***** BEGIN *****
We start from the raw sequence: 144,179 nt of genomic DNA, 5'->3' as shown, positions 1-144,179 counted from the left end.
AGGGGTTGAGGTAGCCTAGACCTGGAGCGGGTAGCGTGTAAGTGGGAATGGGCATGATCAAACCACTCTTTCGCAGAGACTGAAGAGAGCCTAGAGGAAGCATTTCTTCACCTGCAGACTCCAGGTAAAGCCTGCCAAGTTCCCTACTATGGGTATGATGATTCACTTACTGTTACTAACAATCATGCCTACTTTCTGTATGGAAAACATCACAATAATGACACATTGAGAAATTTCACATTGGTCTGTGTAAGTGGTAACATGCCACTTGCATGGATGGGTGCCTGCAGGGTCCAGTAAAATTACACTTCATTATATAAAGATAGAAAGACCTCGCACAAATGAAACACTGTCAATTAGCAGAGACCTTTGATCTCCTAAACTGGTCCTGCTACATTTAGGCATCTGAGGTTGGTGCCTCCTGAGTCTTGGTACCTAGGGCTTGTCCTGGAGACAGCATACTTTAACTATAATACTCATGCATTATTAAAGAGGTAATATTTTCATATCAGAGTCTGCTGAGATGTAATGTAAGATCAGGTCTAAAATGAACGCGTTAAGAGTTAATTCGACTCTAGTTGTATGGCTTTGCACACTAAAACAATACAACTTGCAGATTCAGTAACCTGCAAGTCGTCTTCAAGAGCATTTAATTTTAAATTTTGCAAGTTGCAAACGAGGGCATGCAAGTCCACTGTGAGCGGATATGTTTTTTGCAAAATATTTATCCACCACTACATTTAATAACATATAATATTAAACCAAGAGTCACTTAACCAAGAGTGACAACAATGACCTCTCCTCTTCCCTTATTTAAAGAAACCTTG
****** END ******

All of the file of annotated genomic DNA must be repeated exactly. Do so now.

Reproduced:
We start from the raw sequence: 144,179 nt of genomic DNA, 5'->3' as shown, positions 1-144,179 counted from the left end.
AGGGGTTGAGGTAGCCTAGACCTGGAGCGGGTAGCGTGTAAGTGGGAATGGGCATGATCAAACCACTCTTTCGCAGAGACTGAAGAGAGCCTAGAGGAAGCATTTCTTCACCTGCAGACTCCAGGTAAAGCCTGCCAAGTTCCCTACTATGGGTATGATGATTCACTTACTGTTACTAACAATCATGCCTACTTTCTGTATGGAAAACATCACAATAATGACACATTGAGAAATTTCACATTGGTCTGTGTAAGTGGTAACATGCCACTTGCATGGATGGGTGCCTGCAGGGTCCAGTAAAATTACACTTCATTATATAAAGATAGAAAGACCTCGCACAAATGAAACACTGTCAATTAGCAGAGACCTTTGATCTCCTAAACTGGTCCTGCTACATTTAGGCATCTGAGGTTGGTGCCTCCTGAGTCTTGGTACCTAGGGCTTGTCCTGGAGACAGCATACTTTAACTATAATACTCATGCATTATTAAAGAGGTAATATTTTCATATCAGAGTCTGCTGAGATGTAATGTAAGATCAGGTCTAAAATGAACGCGTTAAGAGTTAATTCGACTCTAGTTGTATGGCTTTGCACACTAAAACAATACAACTTGCAGATTCAGTAACCTGCAAGTCGTCTTCAAGAGCATTTAATTTTAAATTTTGCAAGTTGCAAACGAGGGCATGCAAGTCCACTGTGAGCGGATATGTTTTTTGCAAAATATTTATCCACCACTACATTTAATAACATATAATATTAAACCAAGAGTCACTTAACCAAGAGTGACAACAATGACCTCTCCTCTTCCCTTATTTAAAGAAACCTTG